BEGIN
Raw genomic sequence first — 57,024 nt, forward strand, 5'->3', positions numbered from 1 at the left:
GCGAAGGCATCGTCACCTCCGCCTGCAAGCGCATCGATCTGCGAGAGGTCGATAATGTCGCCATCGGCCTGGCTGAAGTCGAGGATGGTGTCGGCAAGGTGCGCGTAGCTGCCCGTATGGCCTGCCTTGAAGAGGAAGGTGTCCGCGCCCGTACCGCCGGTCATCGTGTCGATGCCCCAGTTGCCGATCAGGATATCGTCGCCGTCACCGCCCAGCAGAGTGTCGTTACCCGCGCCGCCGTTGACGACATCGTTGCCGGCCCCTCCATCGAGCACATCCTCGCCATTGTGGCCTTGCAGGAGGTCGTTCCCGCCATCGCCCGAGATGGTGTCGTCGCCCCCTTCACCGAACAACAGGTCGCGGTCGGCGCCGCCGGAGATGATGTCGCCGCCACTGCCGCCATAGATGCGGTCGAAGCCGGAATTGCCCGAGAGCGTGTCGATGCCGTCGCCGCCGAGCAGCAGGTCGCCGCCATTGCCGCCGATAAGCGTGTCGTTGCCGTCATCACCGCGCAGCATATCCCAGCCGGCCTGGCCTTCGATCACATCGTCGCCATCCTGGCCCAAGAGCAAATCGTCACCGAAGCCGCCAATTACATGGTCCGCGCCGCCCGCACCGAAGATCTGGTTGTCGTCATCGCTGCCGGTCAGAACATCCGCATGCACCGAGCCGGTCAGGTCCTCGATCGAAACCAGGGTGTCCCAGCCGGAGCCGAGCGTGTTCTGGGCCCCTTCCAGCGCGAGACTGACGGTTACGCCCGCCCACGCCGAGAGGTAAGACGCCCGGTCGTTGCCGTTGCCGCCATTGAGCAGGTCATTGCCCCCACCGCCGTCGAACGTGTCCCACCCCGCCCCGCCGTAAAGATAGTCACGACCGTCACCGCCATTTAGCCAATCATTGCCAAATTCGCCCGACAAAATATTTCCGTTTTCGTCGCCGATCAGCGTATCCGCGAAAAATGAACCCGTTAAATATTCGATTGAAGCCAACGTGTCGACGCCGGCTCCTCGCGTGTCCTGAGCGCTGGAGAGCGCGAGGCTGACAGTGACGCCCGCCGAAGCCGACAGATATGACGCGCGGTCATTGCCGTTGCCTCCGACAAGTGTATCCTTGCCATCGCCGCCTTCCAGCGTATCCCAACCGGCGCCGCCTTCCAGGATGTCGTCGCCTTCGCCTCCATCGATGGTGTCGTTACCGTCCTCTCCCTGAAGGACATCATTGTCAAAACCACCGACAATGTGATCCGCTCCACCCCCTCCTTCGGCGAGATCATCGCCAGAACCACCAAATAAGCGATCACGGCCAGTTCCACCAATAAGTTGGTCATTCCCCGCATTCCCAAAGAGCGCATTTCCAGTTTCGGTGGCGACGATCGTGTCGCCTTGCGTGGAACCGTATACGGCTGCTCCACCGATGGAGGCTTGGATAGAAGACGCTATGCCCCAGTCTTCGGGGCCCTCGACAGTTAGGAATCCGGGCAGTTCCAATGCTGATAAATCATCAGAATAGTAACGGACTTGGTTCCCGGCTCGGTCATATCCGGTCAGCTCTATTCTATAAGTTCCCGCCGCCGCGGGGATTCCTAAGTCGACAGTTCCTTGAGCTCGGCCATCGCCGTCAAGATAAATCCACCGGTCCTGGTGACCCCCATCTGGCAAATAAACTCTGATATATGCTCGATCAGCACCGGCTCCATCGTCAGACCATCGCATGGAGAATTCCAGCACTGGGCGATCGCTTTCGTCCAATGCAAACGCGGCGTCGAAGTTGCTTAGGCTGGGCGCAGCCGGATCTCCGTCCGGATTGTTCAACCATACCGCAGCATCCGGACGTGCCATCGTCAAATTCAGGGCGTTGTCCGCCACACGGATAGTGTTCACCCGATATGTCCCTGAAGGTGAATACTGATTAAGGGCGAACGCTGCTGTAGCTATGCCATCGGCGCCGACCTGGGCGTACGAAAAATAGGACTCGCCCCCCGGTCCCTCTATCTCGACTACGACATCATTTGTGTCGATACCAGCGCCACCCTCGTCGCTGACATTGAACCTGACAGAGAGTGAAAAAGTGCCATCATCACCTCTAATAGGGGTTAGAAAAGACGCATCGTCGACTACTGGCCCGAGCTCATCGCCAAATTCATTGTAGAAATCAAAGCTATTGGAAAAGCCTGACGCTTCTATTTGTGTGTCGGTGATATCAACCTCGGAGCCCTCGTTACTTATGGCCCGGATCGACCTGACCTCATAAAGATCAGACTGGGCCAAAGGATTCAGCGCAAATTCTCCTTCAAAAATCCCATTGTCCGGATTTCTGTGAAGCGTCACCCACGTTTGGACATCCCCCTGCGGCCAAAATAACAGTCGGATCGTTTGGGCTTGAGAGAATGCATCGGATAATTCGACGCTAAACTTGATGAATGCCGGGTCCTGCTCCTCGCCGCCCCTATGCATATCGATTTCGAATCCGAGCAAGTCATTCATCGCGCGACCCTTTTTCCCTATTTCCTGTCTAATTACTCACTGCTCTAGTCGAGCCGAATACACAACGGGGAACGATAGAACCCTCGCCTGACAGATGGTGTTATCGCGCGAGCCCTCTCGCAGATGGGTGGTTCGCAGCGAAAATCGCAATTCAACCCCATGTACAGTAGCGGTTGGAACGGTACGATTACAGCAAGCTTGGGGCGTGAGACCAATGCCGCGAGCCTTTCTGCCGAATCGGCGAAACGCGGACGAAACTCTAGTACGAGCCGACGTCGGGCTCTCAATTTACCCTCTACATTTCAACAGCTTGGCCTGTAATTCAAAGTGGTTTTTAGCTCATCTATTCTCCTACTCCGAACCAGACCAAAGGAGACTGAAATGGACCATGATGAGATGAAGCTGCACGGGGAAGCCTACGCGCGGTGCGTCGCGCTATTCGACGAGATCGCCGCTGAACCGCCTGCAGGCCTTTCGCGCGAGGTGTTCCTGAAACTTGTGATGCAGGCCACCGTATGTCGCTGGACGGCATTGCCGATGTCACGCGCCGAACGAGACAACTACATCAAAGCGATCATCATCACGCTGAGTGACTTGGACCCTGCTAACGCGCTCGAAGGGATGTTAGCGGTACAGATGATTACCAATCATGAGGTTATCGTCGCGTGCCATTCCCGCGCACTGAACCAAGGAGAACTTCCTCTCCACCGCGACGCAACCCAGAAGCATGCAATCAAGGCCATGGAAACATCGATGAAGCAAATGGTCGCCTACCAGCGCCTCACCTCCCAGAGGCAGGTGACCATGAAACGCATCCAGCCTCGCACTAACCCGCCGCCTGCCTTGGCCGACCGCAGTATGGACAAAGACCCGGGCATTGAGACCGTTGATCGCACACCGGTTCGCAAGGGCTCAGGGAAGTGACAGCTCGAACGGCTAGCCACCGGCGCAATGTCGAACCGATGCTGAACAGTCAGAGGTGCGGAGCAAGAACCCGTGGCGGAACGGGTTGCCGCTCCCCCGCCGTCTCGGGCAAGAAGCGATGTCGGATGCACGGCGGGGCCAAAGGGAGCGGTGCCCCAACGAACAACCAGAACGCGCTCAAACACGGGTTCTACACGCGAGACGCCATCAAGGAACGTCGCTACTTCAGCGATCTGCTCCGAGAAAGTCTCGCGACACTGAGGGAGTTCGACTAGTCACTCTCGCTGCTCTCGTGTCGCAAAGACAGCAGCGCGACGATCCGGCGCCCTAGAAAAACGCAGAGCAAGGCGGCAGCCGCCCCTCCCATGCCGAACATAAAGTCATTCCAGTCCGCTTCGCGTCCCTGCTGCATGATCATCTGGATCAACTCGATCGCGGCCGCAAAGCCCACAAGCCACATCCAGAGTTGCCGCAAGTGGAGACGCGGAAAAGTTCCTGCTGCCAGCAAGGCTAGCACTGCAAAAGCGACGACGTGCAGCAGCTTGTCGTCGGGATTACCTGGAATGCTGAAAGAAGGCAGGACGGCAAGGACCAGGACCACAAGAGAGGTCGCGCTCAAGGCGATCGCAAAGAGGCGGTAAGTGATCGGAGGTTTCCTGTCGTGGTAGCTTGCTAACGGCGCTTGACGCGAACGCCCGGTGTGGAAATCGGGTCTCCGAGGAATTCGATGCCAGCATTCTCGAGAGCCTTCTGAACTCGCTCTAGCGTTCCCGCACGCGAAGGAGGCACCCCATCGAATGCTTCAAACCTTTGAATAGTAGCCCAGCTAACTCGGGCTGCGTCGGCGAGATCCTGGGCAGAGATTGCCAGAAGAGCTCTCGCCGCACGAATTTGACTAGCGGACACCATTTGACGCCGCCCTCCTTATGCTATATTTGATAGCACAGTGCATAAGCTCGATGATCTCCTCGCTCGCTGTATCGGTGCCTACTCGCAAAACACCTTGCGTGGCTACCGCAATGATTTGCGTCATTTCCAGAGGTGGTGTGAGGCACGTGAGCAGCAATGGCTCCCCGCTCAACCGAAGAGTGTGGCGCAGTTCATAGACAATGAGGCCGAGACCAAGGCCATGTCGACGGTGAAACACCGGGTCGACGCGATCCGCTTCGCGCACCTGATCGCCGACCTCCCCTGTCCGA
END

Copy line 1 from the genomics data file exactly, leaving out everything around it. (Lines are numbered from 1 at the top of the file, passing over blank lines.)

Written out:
Raw genomic sequence first — 57,024 nt, forward strand, 5'->3', positions numbered from 1 at the left: